Veronica Boquete discusses the development of women’s football in Spain
In August, La Roja entered the top ten of the FIFA/Coca-Cola Women’s World Ranking for the first time
“Spain will be favourites for the next EURO,” she says
A great deal has changed in women’s football in Spain between the national team making their FIFA Women’s World Cup™ debut at Canada 2015, where they registered a draw and two defeats, and their entering the qualifying campaign for Australia/New Zealand 2023 this week as one of the sides expected to compete for the trophy.
During this period, the women’s game in the Iberian nation has undergone some dramatic changes and improvements, to the extent that the Spanish national team are now regarded as one of the best on the planet, as evidenced by their breakthrough into the top ten of the FIFA/Coca Cola Women’s World Ranking last month.
“This progression is so satisfying to see,” Spanish footballing icon Veronica Boquete told FIFA.com. “It’s what we all wanted, and now Spain have finally got to a place that their talent merits.”
Boquete, who played for Espanyol between 2008 and 2011 before appearing for a number of other clubs, including Tyreso, Bayern Munich and Frankfurt (with whom she won the UEFA Women’s Champions League in 2015), continued: “The key has been the involvement of big clubs and regional football federations. There’s more professionalisation, and the general standard of player has risen. For those who have talent, and who, years ago, had no way of developing further, the sky’s now the limit.
“The Spanish football community was among the first to offer support and a structure so that we could play professionally. In terms of society and mentality, it has been a bit harder, but it is happening, and we’re getting closer and closer to where we want to be.”
Improvements in results and performances have also captured the ex-international’s attention. Many of the key players in the Spain squad embarking on the qualifying campaign for the 2023 Women’s World Cup were her team-mates at one time or another. “If I had to pick a team of women I’ve played with, many of them would be Spanish,” said the 34-year-old AC Milan star. “There has always been talent there.”
At France 2019, the shifting situation in Spain was already starting to have a noticeable effect. After their quarter-final exit at the 2017 UEFA European Women’s Championship, the Women’s World Cup provided the ideal stage to demonstrate how far they had come, and although a strong USA side brought a premature end to their dreams of glory in the Round of 16, the conclusions were nevertheless positive.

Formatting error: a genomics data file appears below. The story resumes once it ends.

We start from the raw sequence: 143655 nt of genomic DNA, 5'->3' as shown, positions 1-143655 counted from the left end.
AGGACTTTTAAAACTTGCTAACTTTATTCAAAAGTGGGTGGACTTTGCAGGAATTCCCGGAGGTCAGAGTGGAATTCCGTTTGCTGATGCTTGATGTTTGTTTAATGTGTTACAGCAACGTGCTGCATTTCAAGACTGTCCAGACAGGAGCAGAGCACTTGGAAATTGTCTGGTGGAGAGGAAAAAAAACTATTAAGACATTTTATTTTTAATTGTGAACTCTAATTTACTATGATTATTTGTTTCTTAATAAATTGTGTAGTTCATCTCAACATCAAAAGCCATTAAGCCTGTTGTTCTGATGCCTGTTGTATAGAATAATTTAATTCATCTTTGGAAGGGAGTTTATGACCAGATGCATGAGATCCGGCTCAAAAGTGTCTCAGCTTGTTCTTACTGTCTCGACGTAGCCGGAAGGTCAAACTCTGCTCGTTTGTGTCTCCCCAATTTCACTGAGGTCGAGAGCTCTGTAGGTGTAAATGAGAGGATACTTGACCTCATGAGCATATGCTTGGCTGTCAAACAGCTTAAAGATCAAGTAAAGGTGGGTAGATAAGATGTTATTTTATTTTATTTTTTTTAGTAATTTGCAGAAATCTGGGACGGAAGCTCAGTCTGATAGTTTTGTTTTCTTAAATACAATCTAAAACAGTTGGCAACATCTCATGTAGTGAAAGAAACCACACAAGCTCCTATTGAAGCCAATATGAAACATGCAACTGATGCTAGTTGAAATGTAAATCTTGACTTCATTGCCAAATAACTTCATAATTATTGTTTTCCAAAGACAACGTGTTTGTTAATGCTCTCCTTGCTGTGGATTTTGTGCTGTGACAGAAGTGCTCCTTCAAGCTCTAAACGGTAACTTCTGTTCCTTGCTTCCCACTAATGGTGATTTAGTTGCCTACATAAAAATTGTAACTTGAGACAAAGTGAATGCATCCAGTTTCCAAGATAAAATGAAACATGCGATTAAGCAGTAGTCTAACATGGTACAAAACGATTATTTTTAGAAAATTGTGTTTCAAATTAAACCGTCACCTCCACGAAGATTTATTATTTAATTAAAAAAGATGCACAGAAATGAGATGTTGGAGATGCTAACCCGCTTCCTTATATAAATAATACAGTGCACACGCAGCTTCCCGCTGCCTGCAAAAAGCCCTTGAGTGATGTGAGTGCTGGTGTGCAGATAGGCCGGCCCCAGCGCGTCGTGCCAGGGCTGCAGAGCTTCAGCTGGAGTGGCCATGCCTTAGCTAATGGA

“Spain showed that they could play at a very high level; that match took away any fear that they had,” explained Boquete. “When you get to that level, good things are usually just around the corner. Spain are already favourites for the next European Championship, in my opinion.
“They’ll have to learn how to deal with making the leap from being a mediocre team to one that could potentially become European or world champions, although their players are pretty experienced already.”
Spain’s Women’s World Cup quest begins in earnest this Thursday, as the European qualifying campaign for Australia/New Zealand 2023 gets underway. La Roja have been placed in Group B alongside Scotland, Ukraine, Hungary and Faroe Islands, with the group winners automatically booking a spot at the tournament proper.
Boquete continued: “We’re talking about women who are already extremely accomplished at club level. Barcelona’s players have played in two major finals, and they’re the current European champions. For the ones out there already enjoying success, it’s not going to be a problem.”
There is no doubt that Barcelona Femeni have played a key role in Spanish football’s recent growth. They were Women’s Champions League runners-up in 2019, before going one step further earlier this year, impressively defeating Chelsea 4-0 in Gothenburg in a showpiece match that elevated them to Europe’s elite once and for all.
“When they lifted the trophy, I felt the same as I do about the growth of women’s football: satisfaction and happiness for all of them, for the culmination of a long-term plan and for the fact that when you believe and invest in something, the results will come,” Boquete explained.
“Barça went from a second division side to one competing for major honours. They set up a youth academy and looked further afield for what they didn’t have at home, but 80 to 90 per cent of the players are still Spanish.”
The core of Barcelona’s squad also forms the nucleus of the Spanish national team, and according to Boquete, that is a hopeful sign for the future. “Those eight or so Barça regulars could well play in Spain’s next match,” she pointed out. “That gives us an advantage in big matches. They know each other well and they train together, and that isn’t the case in other countries.”
Women’s youth academies in Spain are also experiencing something of a boon. With graduates among the stars of the national team, with the media and clubs supporting and showcasing the women’s game, and with regional federations working with young girls, everything appears to be heading in the right direction.
“The structure of clubs’ youth systems shows that things are gradually improving,” said the former Portland Thorns striker. “Girls get into their first teams at 5 or 6 years of age, they develop, they get a lot of visibility, and parents increasingly accept that their daughters go on to become footballers.”
Although this would have been a suitable conclusion to the discussion, Boquete prefers to end on a confident, contented note: “I’m so proud and optimistic when I think about the big events coming up like the World Cup and the EURO, where, as I said, Spain will be favourites.”